“The Vincent Browne show was a great example of balance and inclusion on panels working, and at little to no extra cost in resources or finance. I also think that as state broadcasting is publicly funded, representation there is crucial as a reflection of the country it provides a public service to. Gender is just the first of many areas that media should be more representative of the population. Community Radio is leading the way in this regard. Across the sector you can hear many more women on air (at any time of day, and in any role) and also see them in management and governance positions.”
RTE 1/2FM the only national/Dublin radio stations with more than 1 woman on air during the day https://t.co/Mld5AEnUbZ
— Aoife Barry (@sweetoblivion26) August 19, 2017
An article from the Irish Examiner in April wrote that perhaps confidence is an issue when it comes to having more women on the radio. Would you agree?
Louise: “From what I’ve read, most men are happy to put themselves forward to speak about a topic they know something about, while women need to feel almost expert on the matter to put themselves forward. I don’t know if that means it’s about confidence, as such, but it certainly means that women need more encouragement to contribute.”
The article also wrote that producers have found that listeners don’t want to hear a woman’s voice, they prefer a man’s. Because it’s what they are used to. Listeners have never been given the time to get used to a female presenters voice.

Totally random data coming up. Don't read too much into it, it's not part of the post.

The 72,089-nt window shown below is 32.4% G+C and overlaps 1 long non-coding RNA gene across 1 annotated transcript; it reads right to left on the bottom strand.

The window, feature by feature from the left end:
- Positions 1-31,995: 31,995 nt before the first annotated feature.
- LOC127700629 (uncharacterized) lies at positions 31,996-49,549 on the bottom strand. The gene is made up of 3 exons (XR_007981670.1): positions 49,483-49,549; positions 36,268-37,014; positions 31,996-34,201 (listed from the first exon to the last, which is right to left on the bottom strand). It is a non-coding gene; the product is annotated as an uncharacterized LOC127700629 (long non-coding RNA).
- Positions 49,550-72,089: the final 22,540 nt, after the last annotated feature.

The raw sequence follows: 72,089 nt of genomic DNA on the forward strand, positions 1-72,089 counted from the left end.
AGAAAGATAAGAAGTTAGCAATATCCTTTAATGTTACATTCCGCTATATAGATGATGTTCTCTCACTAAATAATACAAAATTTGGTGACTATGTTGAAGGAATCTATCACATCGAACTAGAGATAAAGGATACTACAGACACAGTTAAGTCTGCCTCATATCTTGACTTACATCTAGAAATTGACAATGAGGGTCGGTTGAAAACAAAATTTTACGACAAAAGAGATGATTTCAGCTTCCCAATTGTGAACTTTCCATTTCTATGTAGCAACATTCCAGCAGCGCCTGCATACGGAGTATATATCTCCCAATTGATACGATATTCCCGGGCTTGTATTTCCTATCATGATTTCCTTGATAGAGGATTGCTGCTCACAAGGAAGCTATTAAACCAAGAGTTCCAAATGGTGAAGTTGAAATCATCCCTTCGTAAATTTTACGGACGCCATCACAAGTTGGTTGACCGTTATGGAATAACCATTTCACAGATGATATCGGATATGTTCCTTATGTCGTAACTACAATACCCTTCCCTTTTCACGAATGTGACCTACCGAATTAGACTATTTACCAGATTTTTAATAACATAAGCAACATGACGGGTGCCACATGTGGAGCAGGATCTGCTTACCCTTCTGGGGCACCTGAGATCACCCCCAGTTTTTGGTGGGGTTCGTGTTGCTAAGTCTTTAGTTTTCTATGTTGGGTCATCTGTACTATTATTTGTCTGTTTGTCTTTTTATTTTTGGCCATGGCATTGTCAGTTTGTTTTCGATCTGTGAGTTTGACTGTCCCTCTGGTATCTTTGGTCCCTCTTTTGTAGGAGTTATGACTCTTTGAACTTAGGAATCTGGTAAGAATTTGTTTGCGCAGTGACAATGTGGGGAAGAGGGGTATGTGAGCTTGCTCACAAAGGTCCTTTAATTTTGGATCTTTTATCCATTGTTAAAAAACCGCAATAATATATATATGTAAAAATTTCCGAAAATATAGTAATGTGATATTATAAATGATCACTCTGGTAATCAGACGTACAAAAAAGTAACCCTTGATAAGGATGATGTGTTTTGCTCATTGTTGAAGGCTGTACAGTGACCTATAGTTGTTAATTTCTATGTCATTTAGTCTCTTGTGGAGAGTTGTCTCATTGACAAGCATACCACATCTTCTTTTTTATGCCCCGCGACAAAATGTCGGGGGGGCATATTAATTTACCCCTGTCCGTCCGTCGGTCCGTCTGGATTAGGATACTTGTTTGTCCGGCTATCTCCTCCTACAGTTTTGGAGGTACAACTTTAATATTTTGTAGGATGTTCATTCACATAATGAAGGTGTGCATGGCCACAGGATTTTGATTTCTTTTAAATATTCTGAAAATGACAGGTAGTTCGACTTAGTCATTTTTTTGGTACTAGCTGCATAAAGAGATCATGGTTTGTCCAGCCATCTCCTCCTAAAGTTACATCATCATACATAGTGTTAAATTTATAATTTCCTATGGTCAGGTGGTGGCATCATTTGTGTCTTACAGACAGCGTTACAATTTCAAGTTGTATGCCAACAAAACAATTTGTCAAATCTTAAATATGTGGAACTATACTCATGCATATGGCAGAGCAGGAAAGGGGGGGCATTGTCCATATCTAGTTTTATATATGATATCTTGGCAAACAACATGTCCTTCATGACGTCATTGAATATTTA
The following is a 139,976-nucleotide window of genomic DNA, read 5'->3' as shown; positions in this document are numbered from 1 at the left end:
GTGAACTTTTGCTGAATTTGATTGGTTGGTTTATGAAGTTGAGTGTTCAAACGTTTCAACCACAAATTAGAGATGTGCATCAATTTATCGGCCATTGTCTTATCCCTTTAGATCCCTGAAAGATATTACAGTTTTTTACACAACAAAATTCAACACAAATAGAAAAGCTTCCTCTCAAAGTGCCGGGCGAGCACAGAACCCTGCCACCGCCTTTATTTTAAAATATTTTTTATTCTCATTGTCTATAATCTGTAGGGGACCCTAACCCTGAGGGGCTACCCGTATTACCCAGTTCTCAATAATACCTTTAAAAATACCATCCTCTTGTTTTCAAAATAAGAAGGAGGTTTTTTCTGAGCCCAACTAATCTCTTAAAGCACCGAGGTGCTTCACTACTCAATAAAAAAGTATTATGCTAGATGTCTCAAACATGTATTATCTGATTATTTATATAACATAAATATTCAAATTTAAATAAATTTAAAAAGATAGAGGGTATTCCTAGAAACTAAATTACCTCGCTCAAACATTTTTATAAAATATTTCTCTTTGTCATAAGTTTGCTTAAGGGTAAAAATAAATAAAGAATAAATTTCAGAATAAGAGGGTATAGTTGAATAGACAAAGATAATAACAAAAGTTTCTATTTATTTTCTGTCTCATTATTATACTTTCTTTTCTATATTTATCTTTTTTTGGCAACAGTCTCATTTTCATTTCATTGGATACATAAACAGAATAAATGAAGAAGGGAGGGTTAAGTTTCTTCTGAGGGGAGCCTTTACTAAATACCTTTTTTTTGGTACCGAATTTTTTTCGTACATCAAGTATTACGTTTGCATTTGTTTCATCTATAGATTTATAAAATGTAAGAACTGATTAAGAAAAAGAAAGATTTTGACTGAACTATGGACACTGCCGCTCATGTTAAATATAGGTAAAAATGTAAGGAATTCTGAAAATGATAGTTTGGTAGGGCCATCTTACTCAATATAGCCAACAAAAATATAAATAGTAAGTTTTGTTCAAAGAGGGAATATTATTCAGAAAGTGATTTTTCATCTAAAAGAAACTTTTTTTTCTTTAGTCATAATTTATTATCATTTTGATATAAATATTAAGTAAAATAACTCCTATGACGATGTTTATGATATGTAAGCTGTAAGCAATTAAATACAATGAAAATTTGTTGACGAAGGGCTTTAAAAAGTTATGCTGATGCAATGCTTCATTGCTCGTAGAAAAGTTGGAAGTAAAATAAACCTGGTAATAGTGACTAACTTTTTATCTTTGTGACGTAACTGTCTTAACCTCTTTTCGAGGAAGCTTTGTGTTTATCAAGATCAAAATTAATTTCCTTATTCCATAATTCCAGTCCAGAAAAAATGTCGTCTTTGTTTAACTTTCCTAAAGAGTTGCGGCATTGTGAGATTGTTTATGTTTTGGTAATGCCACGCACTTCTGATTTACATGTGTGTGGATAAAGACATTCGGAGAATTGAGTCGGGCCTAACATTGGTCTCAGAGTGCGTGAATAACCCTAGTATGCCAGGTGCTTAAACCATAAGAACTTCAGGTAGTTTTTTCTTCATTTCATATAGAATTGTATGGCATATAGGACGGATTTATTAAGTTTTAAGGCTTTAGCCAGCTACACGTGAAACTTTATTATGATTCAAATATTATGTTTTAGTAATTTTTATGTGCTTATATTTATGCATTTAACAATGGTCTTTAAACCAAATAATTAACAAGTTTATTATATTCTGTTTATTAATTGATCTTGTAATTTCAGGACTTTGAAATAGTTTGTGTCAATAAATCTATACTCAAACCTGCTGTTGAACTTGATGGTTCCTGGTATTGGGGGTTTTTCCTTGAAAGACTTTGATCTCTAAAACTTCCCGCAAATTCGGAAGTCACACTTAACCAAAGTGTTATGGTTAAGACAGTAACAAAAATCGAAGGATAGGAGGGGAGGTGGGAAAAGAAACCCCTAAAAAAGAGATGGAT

Paula: “Personally, I do identify with “You can’t be what you can’t see” it’s another mental and confidence barrier to overcome to get on air. Capable and talented female presenters at the station are much less likely to ask for a better timeslot, or more airtime, so I have to give some of them a nudge, or a bit of encouragement.”
Women on Air was set up by Margaret Ward. It is a voluntary networking group that runs events and workshops to help give women the skills and confidence to go on radio and television. If more initiatives like this were available, would this encourage more women to get into radio?
Louise: “It certainly wouldn’t do any harm! I think what would be most powerful in terms of encouraging women to get into radio is them hearing more women on radio. Representation is important. I am so proud of the fact that the station I work for has lots of brilliant women at the helm of shows across the schedule, and certainly is not suffering for it. Other stations need to follow suit. There is no excuse.”
Paula: “I really enjoyed the Women on Air conference I attended a few years ago – it gave me a lot to think about, and a bit of confidence. I also thought Move the Needle by GASH Collective was an excellent initiative – that was an introduction to using CDJs and turntables, beatmatching and Ableton production with leading female Irish producers, DJs and trained teachers. The networking and solidarity element of these events are huge for providing a boost in confidence. More please! I also lecture in NUI Galway Youth Academy, teaching 4-6th class students how to interpret and make their own media. It’s so important to get to young people, and girls in particular at that age to let them know what the possibilities and opportunities are. So they can grow up aiming for a career in the media (or science, or technology or…)”.
So how can we as listeners change this? How can we let producers and radio stations know that we want more female voices on Irish radio? Margaret Ward founded Women on Air on the back of reading an article from Una Mulally about this very subject. People on Twitter jumped into the conversation and change happened, Women on Air was born. By using our voices, we can make a change. It’s 2017 and it’s so important, now more than ever, to have women represented equally in the media.